Exhibit Title
Mary T. Smith: Mississippi Metal On Highway 51
Exhibit Description
Mary Tillman Smith arrived in Hazlehurst, Mississippi shortly after the dissolution of her second marriage. She had promptly ended her first after just two months, when she discovered that her husband had been deceiving her. Smith's second was brought to a close by the boss of her sharecropping husband, who didn’t appreciate her exceptionally precise record keeping. When Smith confronted the boss, revealing that her husband had been paid a mere 1.5% of what he should have received for the year’s labor, the husband was given the choice between his job and his wife. He chose the job. Freed from unpalatable domestic arrangements, Smith moved to Hazlehurst, the largest town in the region, then home to around 3,000 people. There, she had a son, and the boy’s father built her a house in which to raise him. Understandably, given her life experience, she chose not to marry the father. Smith’s house sat on an acre of land overlooking Highway 51, the busiest road in Hazlehurst and the primary north-south artery between New Orleans and the industrial centers of the upper midwest in the years prior to the construction of the Interstate system. Nearby was a junkyard, from which Smith began dragging home a plethora of discarded corrugated tin. Using an ax to split the metal into strips, she then whitewashed them and wove them into a fence, creating a structure which both demarcated and brought attention to her space. The fence, along with numerous other structures Smith built around her house and land, gradually became home to her paintings. "Mississippi Metal On Highway 51" presents a collection of Mary T. Smith’s earliest paintings, completed in the 1970s and early ‘80s. They take for a canvas those same hand cut sheets of tin that she used for building material. Bold portraits in black, red, and green float on a stark white background. The work from this period is often coupled with slogans or phrases, with varying degrees of legibility, which function as devotionals, admonishments, questions, or cryptic self reminders. Smith was a devout believer, and many of her portraits were depictions of Christ or other religious figures, marking the long history of Christian iconography as an obvious influence. Her house also sat within eyesight of two large billboards along the highway, and one could easily draw a line between the language of advertising Smith saw constantly – a striking image paired with a succinct phrase, calibrated to wedge an idea into the mind of the viewer – and the language she began to develop in these paintings. The ideas that Smith wished to communicate are simple and powerful. They stretch deep into the past, yet remain immediately recognizable and utterly of our time. Work which so powerfully calls to mind both cave paintings––perhaps our earliest examples of fine art––and the ultra-contemporary pervasiveness of the selfie must truly have tapped into a certain universality of experience. Smith’s paintings celebrate the essences of human life: profound spirituality, and joy in the face of hardship. An undeniable eye for shape and color coupled with her determination to be free and to express that freedom left a lifetime’s worth of monuments to presence, both her own and a collective presence extending outwards from that home in Hazlehurst to include her friends, community, and ultimately all of us who gaze upon her work.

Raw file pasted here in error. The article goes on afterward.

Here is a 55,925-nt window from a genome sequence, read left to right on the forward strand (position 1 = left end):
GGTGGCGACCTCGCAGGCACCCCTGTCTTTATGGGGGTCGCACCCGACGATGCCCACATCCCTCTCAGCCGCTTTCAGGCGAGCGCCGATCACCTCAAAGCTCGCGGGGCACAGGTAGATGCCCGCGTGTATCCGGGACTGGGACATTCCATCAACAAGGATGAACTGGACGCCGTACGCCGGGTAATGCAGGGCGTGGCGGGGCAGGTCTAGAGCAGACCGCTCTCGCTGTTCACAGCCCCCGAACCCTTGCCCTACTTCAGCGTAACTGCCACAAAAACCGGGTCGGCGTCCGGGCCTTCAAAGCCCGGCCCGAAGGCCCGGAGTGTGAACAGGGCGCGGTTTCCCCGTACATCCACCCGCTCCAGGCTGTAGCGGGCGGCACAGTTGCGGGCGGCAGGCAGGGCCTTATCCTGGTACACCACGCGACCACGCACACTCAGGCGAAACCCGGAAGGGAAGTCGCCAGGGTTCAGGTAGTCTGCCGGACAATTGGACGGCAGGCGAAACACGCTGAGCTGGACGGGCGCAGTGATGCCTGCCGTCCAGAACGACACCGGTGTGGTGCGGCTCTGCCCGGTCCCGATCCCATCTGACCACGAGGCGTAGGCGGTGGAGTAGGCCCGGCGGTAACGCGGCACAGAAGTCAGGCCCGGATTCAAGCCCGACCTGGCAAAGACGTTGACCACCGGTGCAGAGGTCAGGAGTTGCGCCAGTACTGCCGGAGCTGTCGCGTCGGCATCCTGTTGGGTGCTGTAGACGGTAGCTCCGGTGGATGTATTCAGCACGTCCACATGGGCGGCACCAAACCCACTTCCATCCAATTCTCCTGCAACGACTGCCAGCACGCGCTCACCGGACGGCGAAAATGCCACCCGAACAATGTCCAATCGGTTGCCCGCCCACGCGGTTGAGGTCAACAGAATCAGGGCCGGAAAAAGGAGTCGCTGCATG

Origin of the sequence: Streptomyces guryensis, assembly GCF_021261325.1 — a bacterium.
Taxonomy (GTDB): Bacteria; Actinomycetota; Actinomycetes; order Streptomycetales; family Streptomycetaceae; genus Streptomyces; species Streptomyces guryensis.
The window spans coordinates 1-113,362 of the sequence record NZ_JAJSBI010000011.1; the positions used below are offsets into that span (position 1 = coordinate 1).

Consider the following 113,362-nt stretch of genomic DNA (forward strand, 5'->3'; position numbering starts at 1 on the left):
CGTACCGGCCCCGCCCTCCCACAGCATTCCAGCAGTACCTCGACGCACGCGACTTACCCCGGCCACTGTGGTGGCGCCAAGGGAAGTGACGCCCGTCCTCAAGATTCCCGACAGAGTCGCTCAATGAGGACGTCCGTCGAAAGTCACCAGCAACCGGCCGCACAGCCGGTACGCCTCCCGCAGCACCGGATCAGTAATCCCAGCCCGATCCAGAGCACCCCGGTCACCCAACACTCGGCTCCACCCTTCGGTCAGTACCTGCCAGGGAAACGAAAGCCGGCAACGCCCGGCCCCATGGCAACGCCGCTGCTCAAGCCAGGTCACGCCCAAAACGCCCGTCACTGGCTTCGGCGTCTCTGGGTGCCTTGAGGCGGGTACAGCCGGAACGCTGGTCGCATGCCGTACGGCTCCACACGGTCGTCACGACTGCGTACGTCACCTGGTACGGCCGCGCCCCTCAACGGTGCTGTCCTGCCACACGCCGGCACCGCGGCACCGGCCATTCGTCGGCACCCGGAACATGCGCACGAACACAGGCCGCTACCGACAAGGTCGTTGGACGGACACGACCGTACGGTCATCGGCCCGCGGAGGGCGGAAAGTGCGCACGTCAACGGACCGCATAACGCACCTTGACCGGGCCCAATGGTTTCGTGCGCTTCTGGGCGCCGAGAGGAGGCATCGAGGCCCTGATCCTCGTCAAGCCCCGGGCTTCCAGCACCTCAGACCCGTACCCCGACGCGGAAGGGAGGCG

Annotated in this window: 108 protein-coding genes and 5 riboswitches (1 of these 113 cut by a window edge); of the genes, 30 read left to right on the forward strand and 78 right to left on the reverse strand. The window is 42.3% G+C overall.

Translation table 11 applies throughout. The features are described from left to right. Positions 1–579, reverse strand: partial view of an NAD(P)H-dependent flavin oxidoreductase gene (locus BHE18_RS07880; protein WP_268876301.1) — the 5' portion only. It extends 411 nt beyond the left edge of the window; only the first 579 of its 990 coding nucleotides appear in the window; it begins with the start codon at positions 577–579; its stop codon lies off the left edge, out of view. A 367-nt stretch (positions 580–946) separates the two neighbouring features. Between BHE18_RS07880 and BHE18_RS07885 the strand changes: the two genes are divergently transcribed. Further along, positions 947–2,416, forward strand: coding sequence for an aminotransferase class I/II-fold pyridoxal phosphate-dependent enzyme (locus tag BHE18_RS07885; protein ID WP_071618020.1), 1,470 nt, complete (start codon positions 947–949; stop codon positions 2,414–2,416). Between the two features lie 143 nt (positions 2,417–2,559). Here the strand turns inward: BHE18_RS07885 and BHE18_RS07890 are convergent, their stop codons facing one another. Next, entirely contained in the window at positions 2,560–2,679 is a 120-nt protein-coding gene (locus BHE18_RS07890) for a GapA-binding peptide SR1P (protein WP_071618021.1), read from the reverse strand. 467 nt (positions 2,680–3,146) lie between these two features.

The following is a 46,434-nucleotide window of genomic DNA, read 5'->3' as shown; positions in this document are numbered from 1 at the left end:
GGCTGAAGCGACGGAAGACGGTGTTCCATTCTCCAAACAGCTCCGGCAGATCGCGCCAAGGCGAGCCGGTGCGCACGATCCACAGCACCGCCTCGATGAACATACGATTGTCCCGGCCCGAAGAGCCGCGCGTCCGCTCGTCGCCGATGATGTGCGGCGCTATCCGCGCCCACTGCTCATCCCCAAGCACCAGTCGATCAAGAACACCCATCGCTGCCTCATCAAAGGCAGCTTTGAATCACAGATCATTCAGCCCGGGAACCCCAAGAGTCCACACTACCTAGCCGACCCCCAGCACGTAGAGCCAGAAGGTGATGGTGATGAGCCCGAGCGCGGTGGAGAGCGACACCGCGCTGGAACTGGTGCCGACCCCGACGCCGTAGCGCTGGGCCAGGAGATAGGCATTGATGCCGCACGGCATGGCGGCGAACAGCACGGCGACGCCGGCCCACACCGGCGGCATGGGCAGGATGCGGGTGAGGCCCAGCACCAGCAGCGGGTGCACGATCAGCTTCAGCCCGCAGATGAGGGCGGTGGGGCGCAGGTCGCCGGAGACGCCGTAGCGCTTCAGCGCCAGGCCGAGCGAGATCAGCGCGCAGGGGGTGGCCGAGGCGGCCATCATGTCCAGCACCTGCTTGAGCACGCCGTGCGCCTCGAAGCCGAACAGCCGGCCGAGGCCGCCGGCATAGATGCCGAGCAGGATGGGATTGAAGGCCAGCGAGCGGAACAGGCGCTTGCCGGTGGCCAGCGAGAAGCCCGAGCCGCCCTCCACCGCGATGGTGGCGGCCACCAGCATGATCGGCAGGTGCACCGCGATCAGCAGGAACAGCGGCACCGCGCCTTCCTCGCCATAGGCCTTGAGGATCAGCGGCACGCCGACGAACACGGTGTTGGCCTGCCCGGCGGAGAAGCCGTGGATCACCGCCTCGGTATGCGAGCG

Company / Organization
Institute 193
Venue Description
Founded in 2009, Institute 193 embraces the notion that groundbreaking contemporary art can and does emerge outside of large metropolitan centers. Institute 193 provides artists from Kentucky and the Southeastern United States—selected not by commercial viability, but by the quality and relevance of their work—with exhibition and publication opportunities. It also endeavors to help these artists gain broader media exposure and foster connections in art markets across the globe. Institute 193’s original gallery space is located in Lexington, Kentucky, a mid-sized city with a vibrant creative community. Nevertheless, Lexington lacks a museum or a center for contemporary art. Institute 193 fills this cultural void by hosting musical performances, film screenings, lectures, and other community-driven events in addition to visual art exhibitions.
215 N Limestone
Hours of Operation
Wednesday-Saturday, 11AM-6PM
Contact Name
Galleries and Museums participating in the 2021 LexArts HOP.